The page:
Autocratic leaders are able to handle a crisis situation easily because they are the ones who are in charge. If there is a short-term problem, the expertise of the leader can be used to create a solution. For long-term issues, the autocratic leader can direct traffic in specific ways with more efficiency than a C-Suite, creating solutions that can quickly move an organization out of a troublesome state.

5. It reduces employee stress.

Although an autocratic leader can have a challenging personality, most employees prefer to work in an environment where there are clear expectations set for them. Even workers who like to explore creative solutions don’t mind an autocratic leader when they are allowed to pitch new ideas or offer an alternative decision based on their personal experience. At the end of the day, the autocratic leader is like the captain of a ship: every decision is a weight on their shoulders and they are ultimately responsible for what happens.

6. It counters team inexperience.

If an autocratic leader is put in charge of an inexperienced team, they’ll be able to get the job done by outlining specific instructions to follow. Workers can benefit from the competencies offered by their leader, replicating productivity by using the leader’s knowledge and experience as a workplace asset. When there isn’t enough time to learn something new or a project must be completed rapidly, this type of leadership is the best option.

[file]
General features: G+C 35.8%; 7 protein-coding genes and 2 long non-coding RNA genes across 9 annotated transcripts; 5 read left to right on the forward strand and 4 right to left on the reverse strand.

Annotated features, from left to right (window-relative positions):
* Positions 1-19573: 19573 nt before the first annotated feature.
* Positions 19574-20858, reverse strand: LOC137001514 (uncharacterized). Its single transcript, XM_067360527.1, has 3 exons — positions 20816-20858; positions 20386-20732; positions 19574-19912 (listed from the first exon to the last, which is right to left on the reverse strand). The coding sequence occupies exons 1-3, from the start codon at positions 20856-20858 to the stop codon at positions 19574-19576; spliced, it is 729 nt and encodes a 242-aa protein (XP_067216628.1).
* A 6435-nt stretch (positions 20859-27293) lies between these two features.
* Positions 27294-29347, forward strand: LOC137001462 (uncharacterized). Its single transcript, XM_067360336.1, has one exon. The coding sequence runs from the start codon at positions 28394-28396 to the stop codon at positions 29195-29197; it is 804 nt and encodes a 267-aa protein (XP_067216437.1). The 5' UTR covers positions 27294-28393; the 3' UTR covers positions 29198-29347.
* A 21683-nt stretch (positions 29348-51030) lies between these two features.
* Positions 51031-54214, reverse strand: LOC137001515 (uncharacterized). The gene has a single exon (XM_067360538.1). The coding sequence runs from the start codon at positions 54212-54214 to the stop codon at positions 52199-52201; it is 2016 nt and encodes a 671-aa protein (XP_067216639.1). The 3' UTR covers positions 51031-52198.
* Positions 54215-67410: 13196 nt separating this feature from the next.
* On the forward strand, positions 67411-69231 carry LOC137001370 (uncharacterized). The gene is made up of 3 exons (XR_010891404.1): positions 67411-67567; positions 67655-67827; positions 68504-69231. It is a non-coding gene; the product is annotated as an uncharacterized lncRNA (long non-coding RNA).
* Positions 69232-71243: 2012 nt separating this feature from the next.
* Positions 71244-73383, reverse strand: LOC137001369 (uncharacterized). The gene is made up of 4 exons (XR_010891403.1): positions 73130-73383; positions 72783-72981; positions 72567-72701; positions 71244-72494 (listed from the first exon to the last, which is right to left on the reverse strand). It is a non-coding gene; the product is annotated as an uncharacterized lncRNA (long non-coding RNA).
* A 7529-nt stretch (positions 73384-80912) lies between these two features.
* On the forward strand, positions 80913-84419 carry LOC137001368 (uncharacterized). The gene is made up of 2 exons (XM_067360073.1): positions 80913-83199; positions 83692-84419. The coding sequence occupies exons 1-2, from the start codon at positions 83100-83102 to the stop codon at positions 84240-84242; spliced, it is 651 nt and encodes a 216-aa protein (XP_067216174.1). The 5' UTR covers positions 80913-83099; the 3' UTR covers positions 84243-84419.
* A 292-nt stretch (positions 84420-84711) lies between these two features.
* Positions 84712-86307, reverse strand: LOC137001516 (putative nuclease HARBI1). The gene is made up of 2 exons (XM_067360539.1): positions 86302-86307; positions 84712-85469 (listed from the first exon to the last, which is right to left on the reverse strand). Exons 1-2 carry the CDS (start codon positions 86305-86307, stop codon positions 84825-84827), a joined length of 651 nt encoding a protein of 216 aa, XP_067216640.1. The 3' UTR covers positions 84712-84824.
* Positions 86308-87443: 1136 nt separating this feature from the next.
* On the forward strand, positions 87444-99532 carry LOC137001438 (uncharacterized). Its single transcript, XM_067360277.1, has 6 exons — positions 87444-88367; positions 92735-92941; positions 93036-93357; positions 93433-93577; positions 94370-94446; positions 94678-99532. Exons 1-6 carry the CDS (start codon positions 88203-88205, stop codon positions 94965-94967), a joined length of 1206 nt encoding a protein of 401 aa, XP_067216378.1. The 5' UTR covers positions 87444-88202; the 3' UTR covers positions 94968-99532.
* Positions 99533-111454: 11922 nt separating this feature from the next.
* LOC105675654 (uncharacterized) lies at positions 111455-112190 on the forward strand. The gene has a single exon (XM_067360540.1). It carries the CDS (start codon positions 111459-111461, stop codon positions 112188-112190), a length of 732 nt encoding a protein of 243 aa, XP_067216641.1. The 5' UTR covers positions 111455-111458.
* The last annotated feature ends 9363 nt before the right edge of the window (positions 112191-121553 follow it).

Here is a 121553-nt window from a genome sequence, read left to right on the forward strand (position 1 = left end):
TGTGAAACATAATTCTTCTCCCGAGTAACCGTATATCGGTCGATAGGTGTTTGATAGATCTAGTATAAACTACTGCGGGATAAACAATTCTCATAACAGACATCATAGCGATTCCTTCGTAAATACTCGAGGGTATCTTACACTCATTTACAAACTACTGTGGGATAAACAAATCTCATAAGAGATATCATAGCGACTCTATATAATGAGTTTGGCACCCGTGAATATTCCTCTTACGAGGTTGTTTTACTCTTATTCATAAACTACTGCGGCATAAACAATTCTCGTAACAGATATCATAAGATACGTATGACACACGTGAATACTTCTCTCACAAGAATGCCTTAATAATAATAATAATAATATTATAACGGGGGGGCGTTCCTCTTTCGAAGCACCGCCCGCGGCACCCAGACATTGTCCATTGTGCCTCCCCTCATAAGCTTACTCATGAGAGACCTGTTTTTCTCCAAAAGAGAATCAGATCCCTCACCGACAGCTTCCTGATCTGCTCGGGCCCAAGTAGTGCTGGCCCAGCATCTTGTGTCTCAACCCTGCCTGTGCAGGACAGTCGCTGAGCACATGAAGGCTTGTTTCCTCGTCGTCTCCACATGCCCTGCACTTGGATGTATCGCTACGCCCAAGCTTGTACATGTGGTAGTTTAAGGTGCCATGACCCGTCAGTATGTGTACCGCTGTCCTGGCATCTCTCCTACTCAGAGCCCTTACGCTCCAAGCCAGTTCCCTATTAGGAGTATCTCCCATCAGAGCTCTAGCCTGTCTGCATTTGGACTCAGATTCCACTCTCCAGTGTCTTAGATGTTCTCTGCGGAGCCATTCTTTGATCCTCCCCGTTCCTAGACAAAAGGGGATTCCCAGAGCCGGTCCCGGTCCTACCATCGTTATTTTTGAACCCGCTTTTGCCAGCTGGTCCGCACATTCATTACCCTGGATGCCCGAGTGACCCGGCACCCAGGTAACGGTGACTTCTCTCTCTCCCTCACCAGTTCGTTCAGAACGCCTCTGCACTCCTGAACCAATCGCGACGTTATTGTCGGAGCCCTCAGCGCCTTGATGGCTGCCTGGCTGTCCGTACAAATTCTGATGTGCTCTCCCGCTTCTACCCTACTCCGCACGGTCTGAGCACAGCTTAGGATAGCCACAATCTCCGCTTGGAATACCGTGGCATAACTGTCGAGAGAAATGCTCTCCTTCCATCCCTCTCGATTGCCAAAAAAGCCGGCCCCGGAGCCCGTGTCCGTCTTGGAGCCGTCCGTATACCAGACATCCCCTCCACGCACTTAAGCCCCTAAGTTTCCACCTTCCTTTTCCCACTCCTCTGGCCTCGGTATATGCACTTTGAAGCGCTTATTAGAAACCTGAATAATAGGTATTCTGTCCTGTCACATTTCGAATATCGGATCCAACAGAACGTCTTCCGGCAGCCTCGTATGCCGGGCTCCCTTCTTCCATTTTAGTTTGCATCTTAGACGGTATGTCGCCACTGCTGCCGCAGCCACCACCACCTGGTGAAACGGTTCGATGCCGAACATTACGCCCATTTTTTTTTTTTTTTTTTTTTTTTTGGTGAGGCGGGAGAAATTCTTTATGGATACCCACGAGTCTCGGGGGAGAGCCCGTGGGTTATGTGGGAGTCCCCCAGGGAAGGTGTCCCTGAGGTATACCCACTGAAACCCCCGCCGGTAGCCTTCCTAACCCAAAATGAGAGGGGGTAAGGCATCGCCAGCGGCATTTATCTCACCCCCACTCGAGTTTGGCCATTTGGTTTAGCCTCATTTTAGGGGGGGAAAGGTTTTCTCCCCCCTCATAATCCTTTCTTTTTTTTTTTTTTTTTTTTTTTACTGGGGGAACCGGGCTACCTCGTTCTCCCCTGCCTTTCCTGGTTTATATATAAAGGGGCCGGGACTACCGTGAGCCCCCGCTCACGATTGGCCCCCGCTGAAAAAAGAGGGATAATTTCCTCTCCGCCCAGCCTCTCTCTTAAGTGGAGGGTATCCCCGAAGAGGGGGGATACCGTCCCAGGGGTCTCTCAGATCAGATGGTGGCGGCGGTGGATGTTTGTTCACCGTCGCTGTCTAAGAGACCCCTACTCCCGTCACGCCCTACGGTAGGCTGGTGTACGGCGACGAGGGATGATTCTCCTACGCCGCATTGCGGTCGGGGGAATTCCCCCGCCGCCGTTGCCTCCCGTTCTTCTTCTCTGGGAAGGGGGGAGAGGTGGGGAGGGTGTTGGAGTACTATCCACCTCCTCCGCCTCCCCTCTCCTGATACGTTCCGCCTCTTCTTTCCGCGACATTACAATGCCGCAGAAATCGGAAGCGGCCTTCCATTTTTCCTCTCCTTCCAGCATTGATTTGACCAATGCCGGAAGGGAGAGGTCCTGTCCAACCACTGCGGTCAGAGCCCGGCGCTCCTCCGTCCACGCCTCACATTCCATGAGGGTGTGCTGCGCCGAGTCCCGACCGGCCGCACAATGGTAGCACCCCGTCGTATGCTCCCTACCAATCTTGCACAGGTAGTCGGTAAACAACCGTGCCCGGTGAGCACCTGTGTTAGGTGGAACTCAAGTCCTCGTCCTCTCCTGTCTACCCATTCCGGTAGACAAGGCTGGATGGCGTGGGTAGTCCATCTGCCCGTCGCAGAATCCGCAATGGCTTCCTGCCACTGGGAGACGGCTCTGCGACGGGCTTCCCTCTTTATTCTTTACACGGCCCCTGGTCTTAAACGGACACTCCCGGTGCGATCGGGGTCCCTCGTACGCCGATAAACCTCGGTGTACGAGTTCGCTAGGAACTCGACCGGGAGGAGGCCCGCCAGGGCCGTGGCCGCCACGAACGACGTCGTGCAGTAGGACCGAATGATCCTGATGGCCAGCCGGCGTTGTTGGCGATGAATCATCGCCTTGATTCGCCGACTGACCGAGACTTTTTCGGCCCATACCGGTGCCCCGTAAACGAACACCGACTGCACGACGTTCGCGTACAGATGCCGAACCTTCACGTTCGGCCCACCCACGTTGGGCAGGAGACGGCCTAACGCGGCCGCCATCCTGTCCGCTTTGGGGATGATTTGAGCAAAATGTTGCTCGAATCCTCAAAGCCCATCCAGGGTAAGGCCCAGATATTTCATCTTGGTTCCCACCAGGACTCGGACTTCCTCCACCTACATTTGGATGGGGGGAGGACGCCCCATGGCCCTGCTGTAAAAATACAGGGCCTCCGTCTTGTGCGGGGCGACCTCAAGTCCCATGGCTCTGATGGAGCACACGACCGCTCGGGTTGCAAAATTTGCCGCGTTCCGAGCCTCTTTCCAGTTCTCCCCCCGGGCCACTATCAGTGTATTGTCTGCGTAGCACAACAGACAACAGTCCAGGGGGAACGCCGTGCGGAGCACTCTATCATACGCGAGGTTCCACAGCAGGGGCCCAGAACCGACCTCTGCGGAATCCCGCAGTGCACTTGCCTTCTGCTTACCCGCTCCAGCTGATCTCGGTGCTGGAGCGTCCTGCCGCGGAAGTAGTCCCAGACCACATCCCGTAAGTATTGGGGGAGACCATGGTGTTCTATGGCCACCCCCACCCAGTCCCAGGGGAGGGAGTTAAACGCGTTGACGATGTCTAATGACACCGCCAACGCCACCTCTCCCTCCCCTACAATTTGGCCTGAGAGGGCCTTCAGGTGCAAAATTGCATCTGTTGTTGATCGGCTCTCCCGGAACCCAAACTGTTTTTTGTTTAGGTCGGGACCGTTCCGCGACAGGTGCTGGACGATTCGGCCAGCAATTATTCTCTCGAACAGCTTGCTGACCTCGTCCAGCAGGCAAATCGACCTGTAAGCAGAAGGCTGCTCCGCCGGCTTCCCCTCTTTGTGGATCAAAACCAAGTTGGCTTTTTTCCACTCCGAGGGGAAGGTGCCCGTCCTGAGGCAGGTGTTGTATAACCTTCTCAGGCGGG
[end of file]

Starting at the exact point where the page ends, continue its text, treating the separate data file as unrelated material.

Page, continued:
List of the Disadvantages of Autocratic Leadership

1. It often leads to micromanagement.

Because it is the autocratic leader’s reputation on the line, not the worker doing the job, those in this type of position tend to supervise every small detail of the work being done. Many autocratic leaders turn into severe micromanagers, making it difficult for workers to do their job because they’re always forced to report on what they are doing at any given moment. When this happens, productivity levels tend to decrease over time instead of increase.

2. It does not offer a sense of professional ownership.

Autocratic leaders are in charge and they make this fact known. They get to take all the credit for the work that gets done. That means workers tend to not take ownership of the work they do because there is no incentive to do so. They won’t get blamed if it fails and they won’t get credit if it succeeds. Over time, this makes employee morale begin to sink. It also creates hardships for the leader because they may get blamed for the actions of a worker when that worker was told to do something completely different.